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Tag archives for mexico

Giant Underwater Cave Was Hiding Oldest Human Skeleton in the Americas

In a pitch black, 140-foot-deep underwater cave, three divers make a stunning 13,000-year-old discovery: the oldest complete human skeleton ever found in the Americas. In this video, see the ancient remains, venture through the remarkable deep-water chamber, and see how a skeleton belonging to a teenage girl from the last ice age lead scientists to a major revelation about the earliest Americans.

Celebrating Mexican Cuisine from Maya Forest to Chef’s Plate

By Rane Cortéz, Chief of Party, Mexico REDD+ Program, The Nature Conservancy “You said this was only nine kilometers?” I asked our guide as we emerged from the steamy Mayan jungle into the late afternoon sun. “Nine kilometers through the forest. Now we just have to ride back to the village—but it’s on the road,…

These Giant Manta Rays Just Want to Hang Out

How would you like to hop in the water with a giant sea creature that can grow almost 25 feet across and weigh up to two tons? For marine biologist and National Geographic grantee Joshua Stewart, it’s all in a day’s work. He has a soft spot for giant oceanic manta rays and is fighting to protect these gentle giants.

Tech-Savvy Teenage Girls Are the Camera-Trap Pros in This Mexican Community

Fernanda wouldn’t look out of place hanging out with a group of high-schoolers at a suburban mall in southern California, but instead she’s leading a group of thirty people into a remote cloud forest in southern Jalisco to look for large, predatory felines.

Optimizing Rapid Eradication Assessment

Biological invasions can happen quickly and the best response is a rapidly confirmed eradication. Models combining data on the population dynamics of the invasive species with a given level of monitoring effort allow managers to quantify the probability that eradication has successfully been achieved.

Mobula Munkiana – The Secret of El Barril

Clap, slap, clap clap clap! Mobula munkiana, also known as “Munk’s Devil Ray” explode out of the water around us like popcorn. Each, about the size of a coffee table in diameter, they leap out of the water and flap their wings as if they were able to take to the sky and fly like…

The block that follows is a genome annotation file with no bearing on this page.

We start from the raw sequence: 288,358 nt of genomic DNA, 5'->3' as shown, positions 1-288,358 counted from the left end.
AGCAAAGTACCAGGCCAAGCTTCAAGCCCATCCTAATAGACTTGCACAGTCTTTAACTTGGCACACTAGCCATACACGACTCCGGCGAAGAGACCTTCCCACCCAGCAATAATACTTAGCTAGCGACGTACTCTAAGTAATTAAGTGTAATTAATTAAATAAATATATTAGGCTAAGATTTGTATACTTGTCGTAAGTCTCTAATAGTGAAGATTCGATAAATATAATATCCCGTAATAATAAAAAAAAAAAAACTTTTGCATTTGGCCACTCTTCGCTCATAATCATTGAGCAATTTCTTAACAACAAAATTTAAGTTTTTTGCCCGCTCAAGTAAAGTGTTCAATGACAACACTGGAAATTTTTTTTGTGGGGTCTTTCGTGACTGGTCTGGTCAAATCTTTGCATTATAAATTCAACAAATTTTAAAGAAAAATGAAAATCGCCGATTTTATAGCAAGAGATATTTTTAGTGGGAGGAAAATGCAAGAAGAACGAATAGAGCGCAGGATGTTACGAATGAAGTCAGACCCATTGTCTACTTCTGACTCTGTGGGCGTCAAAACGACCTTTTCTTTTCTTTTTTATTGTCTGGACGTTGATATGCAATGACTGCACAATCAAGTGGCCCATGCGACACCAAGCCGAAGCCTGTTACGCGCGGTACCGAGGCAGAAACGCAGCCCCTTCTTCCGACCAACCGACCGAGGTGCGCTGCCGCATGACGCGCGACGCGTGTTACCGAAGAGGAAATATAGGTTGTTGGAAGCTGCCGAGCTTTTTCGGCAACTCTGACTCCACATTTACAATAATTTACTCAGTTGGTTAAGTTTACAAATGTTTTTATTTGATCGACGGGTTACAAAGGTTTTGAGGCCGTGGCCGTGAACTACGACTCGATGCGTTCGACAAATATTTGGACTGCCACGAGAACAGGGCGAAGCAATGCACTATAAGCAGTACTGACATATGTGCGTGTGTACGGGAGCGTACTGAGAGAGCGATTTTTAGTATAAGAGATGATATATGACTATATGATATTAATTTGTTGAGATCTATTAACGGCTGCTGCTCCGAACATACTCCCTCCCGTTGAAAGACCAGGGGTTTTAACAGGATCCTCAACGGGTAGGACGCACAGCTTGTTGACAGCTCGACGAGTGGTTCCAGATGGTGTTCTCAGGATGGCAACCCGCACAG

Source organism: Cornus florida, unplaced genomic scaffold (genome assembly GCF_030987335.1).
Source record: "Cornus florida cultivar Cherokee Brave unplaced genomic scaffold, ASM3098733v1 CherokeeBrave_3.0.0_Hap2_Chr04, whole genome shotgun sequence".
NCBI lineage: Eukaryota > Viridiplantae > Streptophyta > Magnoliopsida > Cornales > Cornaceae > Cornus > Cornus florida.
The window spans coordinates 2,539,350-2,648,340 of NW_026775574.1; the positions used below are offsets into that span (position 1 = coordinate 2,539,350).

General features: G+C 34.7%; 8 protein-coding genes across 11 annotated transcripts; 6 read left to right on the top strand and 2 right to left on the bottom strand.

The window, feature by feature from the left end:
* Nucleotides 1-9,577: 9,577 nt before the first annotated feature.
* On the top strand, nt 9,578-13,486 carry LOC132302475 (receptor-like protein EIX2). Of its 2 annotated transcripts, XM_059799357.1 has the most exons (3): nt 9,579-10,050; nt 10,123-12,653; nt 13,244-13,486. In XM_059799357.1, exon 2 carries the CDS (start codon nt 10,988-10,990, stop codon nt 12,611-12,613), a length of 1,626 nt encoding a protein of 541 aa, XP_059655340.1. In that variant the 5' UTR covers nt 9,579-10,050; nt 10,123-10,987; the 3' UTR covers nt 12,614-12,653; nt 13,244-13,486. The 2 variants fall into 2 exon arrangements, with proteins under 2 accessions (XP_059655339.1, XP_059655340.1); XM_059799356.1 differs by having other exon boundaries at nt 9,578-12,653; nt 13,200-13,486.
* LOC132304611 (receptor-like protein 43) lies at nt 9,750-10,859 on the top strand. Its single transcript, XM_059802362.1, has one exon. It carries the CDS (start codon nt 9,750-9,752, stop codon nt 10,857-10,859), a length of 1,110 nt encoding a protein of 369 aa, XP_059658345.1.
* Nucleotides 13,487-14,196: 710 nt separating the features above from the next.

The Fight to Save the Vaquita

The vaquita, Spanish for little cow, is the world’s smallest porpoise and one of its most endangered sea mammals. Found only in the Gulf of California, the species is being driven to extinction by illegal gillnet fishing — caught in nets dropped for toatoba, an endangered fish whose swim bladders are thought to hold medicinal value in…

Fish Spawning Aggregations: an illusion of plenty

Spawning aggregations are massive gatherings of fish for breeding, a behavior shared by many species across the globe in many different habitats. They are predictable because they usually happen at the same place and at the same time each year, and humans have taken advantage of this to harvest large numbers of fish with minimal effort. But as harvesting keeps growing, fish populations keep diminishing.

Mesoamerican Race to Protect Parrotfish and the Reef

In a dramatic twist to the typical fishing tournament, this friendly competition among the four countries sharing the Mesoamerican reef (Belize, Guatemala, Honduras and Mexico) rewards international players who catch less fish and protect more coral reefs.

Life in the Gulf of California Hope Spot

The Gulf of California, a 700-mile narrow sea between Baja and mainland Mexico, is home to over 800 species of fish, 2000 invertebrates, as well as whales, dolphins, sea turtles and sea lions. The area includes 256,000 hectares of mangroves, 600,000 hectares of wetlands and 70 percent of Mexican fisheries. Simply put, this area is one of…

Fishy Parents Rejoice: Grades Rise, Few Fails on Caribbean’s Original Coral Reef Report Card

A report card from iLCP Partner Healthy Reefs for Healthy People, for the largest barrier reef in the Western Hemisphere – the Mesoamerican reef flanking the coasts of Mexico, Belize, Guatemala and Honduras – gives hope that it may earn this year’s award for “most improved,” or perhaps “happiest fish.”

Eradication of Rats from Banco Chinchorro Confirmed

Colleagues from Mexico have just announced the successful eradication of introduced mammals from the massive Banco Chinchorro reef complex off the Yucatan peninsula. Mexico has aggressively tackled the problem of invasive species eradication on islands over the past decade.

On Returning and Continuing On: The End of My Fulbright-National Geographic Grant

I’m writing this from a cafe in San Francisco, sipping on a coffee that I bought for the price of a nice breakfast in Mexico. I ordered the drink in English, a language which at least 75% of the people I’ve overheard talking on the street seem to speak. I can make convincing small talk…

The New Face of Government Housing in Mexico City’s Suburbs

  Though we’re entering into the season where this city seems to get rain every single afternoon, I’ve been running around to many corners of the city for the last several weeks, speaking to more people living in Mexico City’s suburbs, and photographing the surroundings. This post is a follow-up of sorts to my experience…

Why Fly in Mesoamerica?

Ivan and Bud talk about why LightHawk flies conservation missions in Mexico and Central America in the final installment of our Ride Into Birdland guest blog. Click here to read from the beginning. I.G. What is Lighthawk? L.S. Lighthawk is a group of volunteer pilots, some 220 volunteer pilots living across the United States, who…